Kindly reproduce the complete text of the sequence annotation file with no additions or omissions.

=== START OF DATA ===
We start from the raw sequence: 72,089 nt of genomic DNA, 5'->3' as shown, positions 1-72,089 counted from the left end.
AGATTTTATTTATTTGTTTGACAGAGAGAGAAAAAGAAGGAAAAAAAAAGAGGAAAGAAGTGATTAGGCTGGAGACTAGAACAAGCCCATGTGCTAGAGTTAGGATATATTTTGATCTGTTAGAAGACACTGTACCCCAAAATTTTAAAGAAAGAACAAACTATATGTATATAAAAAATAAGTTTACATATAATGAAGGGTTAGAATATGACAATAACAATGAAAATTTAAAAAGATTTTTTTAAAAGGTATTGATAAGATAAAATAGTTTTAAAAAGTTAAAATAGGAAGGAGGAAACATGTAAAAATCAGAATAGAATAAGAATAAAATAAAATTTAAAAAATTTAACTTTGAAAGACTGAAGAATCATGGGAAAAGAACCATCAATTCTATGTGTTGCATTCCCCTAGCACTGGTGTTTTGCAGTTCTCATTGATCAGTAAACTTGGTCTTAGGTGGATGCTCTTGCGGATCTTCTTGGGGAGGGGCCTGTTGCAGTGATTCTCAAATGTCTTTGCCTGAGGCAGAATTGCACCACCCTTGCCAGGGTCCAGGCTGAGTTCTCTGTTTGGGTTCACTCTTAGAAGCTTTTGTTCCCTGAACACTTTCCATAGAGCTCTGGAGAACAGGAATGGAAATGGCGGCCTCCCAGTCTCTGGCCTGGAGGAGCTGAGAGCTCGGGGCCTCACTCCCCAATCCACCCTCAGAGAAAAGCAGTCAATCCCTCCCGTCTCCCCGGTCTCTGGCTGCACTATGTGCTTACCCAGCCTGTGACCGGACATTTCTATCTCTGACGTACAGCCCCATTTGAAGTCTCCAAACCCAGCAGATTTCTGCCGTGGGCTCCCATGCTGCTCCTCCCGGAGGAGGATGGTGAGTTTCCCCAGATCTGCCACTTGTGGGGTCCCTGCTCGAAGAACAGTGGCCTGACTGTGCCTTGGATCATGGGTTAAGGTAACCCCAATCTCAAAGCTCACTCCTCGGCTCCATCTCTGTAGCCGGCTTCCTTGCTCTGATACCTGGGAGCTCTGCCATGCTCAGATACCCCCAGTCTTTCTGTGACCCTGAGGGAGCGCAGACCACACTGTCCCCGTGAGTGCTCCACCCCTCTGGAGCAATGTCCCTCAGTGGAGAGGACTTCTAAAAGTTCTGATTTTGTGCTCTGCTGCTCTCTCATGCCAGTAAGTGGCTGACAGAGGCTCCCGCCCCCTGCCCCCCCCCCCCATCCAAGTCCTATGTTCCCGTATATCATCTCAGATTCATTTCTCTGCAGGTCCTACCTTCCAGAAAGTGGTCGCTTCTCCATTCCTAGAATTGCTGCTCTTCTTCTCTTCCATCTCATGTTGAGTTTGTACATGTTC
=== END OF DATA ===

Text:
We start from the raw sequence: 72,089 nt of genomic DNA, 5'->3' as shown, positions 1-72,089 counted from the left end.
AGATTTTATTTATTTGTTTGACAGAGAGAGAAAAAGAAGGAAAAAAAAAGAGGAAAGAAGTGATTAGGCTGGAGACTAGAACAAGCCCATGTGCTAGAGTTAGGATATATTTTGATCTGTTAGAAGACACTGTACCCCAAAATTTTAAAGAAAGAACAAACTATATGTATATAAAAAATAAGTTTACATATAATGAAGGGTTAGAATATGACAATAACAATGAAAATTTAAAAAGATTTTTTTAAAAGGTATTGATAAGATAAAATAGTTTTAAAAAGTTAAAATAGGAAGGAGGAAACATGTAAAAATCAGAATAGAATAAGAATAAAATAAAATTTAAAAAATTTAACTTTGAAAGACTGAAGAATCATGGGAAAAGAACCATCAATTCTATGTGTTGCATTCCCCTAGCACTGGTGTTTTGCAGTTCTCATTGATCAGTAAACTTGGTCTTAGGTGGATGCTCTTGCGGATCTTCTTGGGGAGGGGCCTGTTGCAGTGATTCTCAAATGTCTTTGCCTGAGGCAGAATTGCACCACCCTTGCCAGGGTCCAGGCTGAGTTCTCTGTTTGGGTTCACTCTTAGAAGCTTTTGTTCCCTGAACACTTTCCATAGAGCTCTGGAGAACAGGAATGGAAATGGCGGCCTCCCAGTCTCTGGCCTGGAGGAGCTGAGAGCTCGGGGCCTCACTCCCCAATCCACCCTCAGAGAAAAGCAGTCAATCCCTCCCGTCTCCCCGGTCTCTGGCTGCACTATGTGCTTACCCAGCCTGTGACCGGACATTTCTATCTCTGACGTACAGCCCCATTTGAAGTCTCCAAACCCAGCAGATTTCTGCCGTGGGCTCCCATGCTGCTCCTCCCGGAGGAGGATGGTGAGTTTCCCCAGATCTGCCACTTGTGGGGTCCCTGCTCGAAGAACAGTGGCCTGACTGTGCCTTGGATCATGGGTTAAGGTAACCCCAATCTCAAAGCTCACTCCTCGGCTCCATCTCTGTAGCCGGCTTCCTTGCTCTGATACCTGGGAGCTCTGCCATGCTCAGATACCCCCAGTCTTTCTGTGACCCTGAGGGAGCGCAGACCACACTGTCCCCGTGAGTGCTCCACCCCTCTGGAGCAATGTCCCTCAGTGGAGAGGACTTCTAAAAGTTCTGATTTTGTGCTCTGCTGCTCTCTCATGCCAGTAAGTGGCTGACAGAGGCTCCCGCCCCCTGCCCCCCCCCCCCATCCAAGTCCTATGTTCCCGTATATCATCTCAGATTCATTTCTCTGCAGGTCCTACCTTCCAGAAAGTGGTCGCTTCTCCATTCCTAGAATTGCTGCTCTTCTTCTCTTCCATCTCATGTTGAGTTTGTACATGTTC